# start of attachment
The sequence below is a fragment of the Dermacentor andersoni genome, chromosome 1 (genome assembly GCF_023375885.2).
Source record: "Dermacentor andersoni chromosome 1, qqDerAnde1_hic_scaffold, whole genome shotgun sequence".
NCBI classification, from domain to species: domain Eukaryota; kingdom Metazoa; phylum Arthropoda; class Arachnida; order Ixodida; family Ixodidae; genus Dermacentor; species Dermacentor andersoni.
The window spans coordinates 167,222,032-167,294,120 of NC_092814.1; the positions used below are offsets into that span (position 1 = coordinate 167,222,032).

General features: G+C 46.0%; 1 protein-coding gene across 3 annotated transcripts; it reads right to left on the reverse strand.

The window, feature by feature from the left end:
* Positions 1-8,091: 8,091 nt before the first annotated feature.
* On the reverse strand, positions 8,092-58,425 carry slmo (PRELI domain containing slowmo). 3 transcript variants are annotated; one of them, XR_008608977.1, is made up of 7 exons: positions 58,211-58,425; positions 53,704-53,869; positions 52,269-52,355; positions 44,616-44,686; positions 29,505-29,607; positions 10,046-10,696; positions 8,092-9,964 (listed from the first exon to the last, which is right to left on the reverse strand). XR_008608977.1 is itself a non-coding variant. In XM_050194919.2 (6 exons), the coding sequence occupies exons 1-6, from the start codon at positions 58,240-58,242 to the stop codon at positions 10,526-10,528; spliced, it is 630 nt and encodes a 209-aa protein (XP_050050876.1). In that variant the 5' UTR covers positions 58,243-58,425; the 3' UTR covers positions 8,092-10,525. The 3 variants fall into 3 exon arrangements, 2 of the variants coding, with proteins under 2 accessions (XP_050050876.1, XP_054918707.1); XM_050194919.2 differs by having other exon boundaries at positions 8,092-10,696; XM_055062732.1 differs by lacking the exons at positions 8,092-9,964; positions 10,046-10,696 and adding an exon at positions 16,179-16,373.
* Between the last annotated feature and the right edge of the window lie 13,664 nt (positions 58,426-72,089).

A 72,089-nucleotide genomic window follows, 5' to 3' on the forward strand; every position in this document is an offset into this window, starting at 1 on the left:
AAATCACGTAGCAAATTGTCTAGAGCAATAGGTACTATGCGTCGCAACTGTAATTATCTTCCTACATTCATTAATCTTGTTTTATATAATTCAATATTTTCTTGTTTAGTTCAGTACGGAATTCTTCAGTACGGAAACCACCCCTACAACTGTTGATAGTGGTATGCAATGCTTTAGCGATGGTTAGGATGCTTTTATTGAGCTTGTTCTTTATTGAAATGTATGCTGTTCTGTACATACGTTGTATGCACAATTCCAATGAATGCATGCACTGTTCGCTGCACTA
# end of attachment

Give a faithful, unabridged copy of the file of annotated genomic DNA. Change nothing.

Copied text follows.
The sequence below is a fragment of the Dermacentor andersoni genome, chromosome 1 (genome assembly GCF_023375885.2).
Source record: "Dermacentor andersoni chromosome 1, qqDerAnde1_hic_scaffold, whole genome shotgun sequence".
NCBI classification, from domain to species: domain Eukaryota; kingdom Metazoa; phylum Arthropoda; class Arachnida; order Ixodida; family Ixodidae; genus Dermacentor; species Dermacentor andersoni.
The window spans coordinates 167,222,032-167,294,120 of NC_092814.1; the positions used below are offsets into that span (position 1 = coordinate 167,222,032).

General features: G+C 46.0%; 1 protein-coding gene across 3 annotated transcripts; it reads right to left on the reverse strand.

The window, feature by feature from the left end:
* Positions 1-8,091: 8,091 nt before the first annotated feature.
* On the reverse strand, positions 8,092-58,425 carry slmo (PRELI domain containing slowmo). 3 transcript variants are annotated; one of them, XR_008608977.1, is made up of 7 exons: positions 58,211-58,425; positions 53,704-53,869; positions 52,269-52,355; positions 44,616-44,686; positions 29,505-29,607; positions 10,046-10,696; positions 8,092-9,964 (listed from the first exon to the last, which is right to left on the reverse strand). XR_008608977.1 is itself a non-coding variant. In XM_050194919.2 (6 exons), the coding sequence occupies exons 1-6, from the start codon at positions 58,240-58,242 to the stop codon at positions 10,526-10,528; spliced, it is 630 nt and encodes a 209-aa protein (XP_050050876.1). In that variant the 5' UTR covers positions 58,243-58,425; the 3' UTR covers positions 8,092-10,525. The 3 variants fall into 3 exon arrangements, 2 of the variants coding, with proteins under 2 accessions (XP_050050876.1, XP_054918707.1); XM_050194919.2 differs by having other exon boundaries at positions 8,092-10,696; XM_055062732.1 differs by lacking the exons at positions 8,092-9,964; positions 10,046-10,696 and adding an exon at positions 16,179-16,373.
* Between the last annotated feature and the right edge of the window lie 13,664 nt (positions 58,426-72,089).

A 72,089-nucleotide genomic window follows, 5' to 3' on the forward strand; every position in this document is an offset into this window, starting at 1 on the left:
AAATCACGTAGCAAATTGTCTAGAGCAATAGGTACTATGCGTCGCAACTGTAATTATCTTCCTACATTCATTAATCTTGTTTTATATAATTCAATATTTTCTTGTTTAGTTCAGTACGGAATTCTTCAGTACGGAAACCACCCCTACAACTGTTGATAGTGGTATGCAATGCTTTAGCGATGGTTAGGATGCTTTTATTGAGCTTGTTCTTTATTGAAATGTATGCTGTTCTGTACATACGTTGTATGCACAATTCCAATGAATGCATGCACTGTTCGCTGCACTA